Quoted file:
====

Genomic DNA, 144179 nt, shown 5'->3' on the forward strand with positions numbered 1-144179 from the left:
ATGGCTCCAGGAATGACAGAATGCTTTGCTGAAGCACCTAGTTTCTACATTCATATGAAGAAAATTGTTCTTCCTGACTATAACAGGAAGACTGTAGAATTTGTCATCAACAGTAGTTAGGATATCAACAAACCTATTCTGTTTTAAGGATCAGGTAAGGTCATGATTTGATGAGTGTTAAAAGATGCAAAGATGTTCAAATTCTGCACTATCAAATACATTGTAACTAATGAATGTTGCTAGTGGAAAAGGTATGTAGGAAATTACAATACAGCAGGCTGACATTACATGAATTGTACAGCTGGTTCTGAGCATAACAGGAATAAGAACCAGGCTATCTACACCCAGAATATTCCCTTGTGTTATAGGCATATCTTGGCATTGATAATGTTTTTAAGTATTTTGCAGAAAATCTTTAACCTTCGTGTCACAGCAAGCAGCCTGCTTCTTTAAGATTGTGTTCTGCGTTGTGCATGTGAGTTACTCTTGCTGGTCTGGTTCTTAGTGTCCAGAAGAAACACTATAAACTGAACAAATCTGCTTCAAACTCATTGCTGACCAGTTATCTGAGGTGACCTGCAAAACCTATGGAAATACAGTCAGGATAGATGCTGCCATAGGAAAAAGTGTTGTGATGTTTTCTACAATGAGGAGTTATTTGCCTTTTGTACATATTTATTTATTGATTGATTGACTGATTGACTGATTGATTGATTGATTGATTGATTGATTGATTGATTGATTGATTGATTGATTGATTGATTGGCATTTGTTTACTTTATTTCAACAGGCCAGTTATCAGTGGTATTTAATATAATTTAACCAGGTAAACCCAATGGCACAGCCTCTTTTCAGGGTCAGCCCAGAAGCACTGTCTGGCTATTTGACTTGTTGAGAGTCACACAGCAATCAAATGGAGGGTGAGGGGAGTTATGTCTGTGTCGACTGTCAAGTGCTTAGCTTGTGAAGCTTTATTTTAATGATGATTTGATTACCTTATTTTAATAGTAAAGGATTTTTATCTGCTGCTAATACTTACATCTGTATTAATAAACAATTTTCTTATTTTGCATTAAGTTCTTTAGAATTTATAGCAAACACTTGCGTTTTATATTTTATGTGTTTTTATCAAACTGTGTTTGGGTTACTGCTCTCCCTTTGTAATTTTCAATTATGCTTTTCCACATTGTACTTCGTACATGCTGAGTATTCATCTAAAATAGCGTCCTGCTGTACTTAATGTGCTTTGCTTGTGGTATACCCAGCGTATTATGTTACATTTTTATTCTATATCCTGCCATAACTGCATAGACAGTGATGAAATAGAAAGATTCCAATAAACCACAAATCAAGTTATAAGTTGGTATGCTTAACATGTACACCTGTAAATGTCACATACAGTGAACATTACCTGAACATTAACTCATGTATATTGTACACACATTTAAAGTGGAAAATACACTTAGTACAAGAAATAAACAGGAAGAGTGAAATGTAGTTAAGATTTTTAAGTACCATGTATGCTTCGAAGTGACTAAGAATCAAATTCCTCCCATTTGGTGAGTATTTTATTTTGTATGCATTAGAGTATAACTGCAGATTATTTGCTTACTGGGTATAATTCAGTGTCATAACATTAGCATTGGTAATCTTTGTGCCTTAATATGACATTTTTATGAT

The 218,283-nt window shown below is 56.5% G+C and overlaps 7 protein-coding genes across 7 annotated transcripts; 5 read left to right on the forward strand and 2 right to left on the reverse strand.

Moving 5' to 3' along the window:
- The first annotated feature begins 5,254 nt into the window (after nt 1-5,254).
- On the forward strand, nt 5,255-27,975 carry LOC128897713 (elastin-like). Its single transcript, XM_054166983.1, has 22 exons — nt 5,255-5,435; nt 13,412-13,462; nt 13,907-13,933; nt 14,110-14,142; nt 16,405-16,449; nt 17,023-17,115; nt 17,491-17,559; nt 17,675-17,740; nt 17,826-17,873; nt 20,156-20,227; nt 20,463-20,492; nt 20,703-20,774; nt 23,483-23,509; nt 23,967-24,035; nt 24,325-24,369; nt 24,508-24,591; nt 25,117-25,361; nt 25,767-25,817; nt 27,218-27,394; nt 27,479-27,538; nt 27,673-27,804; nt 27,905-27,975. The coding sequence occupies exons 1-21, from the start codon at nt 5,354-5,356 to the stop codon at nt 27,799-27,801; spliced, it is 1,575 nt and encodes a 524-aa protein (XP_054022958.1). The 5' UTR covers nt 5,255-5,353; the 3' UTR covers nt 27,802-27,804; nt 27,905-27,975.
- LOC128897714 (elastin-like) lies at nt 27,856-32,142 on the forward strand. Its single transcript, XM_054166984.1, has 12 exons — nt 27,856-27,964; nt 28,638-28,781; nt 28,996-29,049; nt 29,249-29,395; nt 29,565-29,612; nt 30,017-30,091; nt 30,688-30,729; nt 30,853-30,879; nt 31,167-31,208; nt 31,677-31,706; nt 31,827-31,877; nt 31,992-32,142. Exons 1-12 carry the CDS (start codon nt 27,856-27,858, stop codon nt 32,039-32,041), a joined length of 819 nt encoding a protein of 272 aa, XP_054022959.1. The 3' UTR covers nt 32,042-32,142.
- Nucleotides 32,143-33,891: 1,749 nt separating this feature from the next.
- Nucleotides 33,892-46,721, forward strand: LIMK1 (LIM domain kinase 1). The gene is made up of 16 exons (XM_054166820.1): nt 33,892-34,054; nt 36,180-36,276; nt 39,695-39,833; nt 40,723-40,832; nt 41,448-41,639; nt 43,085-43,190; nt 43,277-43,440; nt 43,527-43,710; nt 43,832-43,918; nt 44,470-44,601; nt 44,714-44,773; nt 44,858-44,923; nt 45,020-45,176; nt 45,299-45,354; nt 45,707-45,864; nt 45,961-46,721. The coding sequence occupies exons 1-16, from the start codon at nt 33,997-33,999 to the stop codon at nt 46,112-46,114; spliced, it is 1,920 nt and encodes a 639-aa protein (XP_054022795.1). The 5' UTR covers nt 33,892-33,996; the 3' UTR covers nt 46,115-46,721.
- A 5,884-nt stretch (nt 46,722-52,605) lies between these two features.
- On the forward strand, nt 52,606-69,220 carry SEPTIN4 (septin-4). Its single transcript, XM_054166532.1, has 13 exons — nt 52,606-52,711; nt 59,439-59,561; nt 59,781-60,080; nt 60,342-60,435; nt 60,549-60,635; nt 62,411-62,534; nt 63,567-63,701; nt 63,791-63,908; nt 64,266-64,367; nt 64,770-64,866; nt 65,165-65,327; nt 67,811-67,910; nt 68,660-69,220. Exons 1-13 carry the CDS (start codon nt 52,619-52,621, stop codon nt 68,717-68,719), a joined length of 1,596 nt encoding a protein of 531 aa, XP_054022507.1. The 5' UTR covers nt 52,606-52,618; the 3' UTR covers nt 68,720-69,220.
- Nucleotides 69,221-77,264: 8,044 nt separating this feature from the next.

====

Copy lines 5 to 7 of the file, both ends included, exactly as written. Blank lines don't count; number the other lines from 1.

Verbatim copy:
- The first annotated feature begins 5,254 nt into the window (after nt 1-5,254).
- On the forward strand, nt 5,255-27,975 carry LOC128897713 (elastin-like). Its single transcript, XM_054166983.1, has 22 exons — nt 5,255-5,435; nt 13,412-13,462; nt 13,907-13,933; nt 14,110-14,142; nt 16,405-16,449; nt 17,023-17,115; nt 17,491-17,559; nt 17,675-17,740; nt 17,826-17,873; nt 20,156-20,227; nt 20,463-20,492; nt 20,703-20,774; nt 23,483-23,509; nt 23,967-24,035; nt 24,325-24,369; nt 24,508-24,591; nt 25,117-25,361; nt 25,767-25,817; nt 27,218-27,394; nt 27,479-27,538; nt 27,673-27,804; nt 27,905-27,975. The coding sequence occupies exons 1-21, from the start codon at nt 5,354-5,356 to the stop codon at nt 27,799-27,801; spliced, it is 1,575 nt and encodes a 524-aa protein (XP_054022958.1). The 5' UTR covers nt 5,255-5,353; the 3' UTR covers nt 27,802-27,804; nt 27,905-27,975.
- LOC128897714 (elastin-like) lies at nt 27,856-32,142 on the forward strand. Its single transcript, XM_054166984.1, has 12 exons — nt 27,856-27,964; nt 28,638-28,781; nt 28,996-29,049; nt 29,249-29,395; nt 29,565-29,612; nt 30,017-30,091; nt 30,688-30,729; nt 30,853-30,879; nt 31,167-31,208; nt 31,677-31,706; nt 31,827-31,877; nt 31,992-32,142. Exons 1-12 carry the CDS (start codon nt 27,856-27,858, stop codon nt 32,039-32,041), a joined length of 819 nt encoding a protein of 272 aa, XP_054022959.1. The 3' UTR covers nt 32,042-32,142.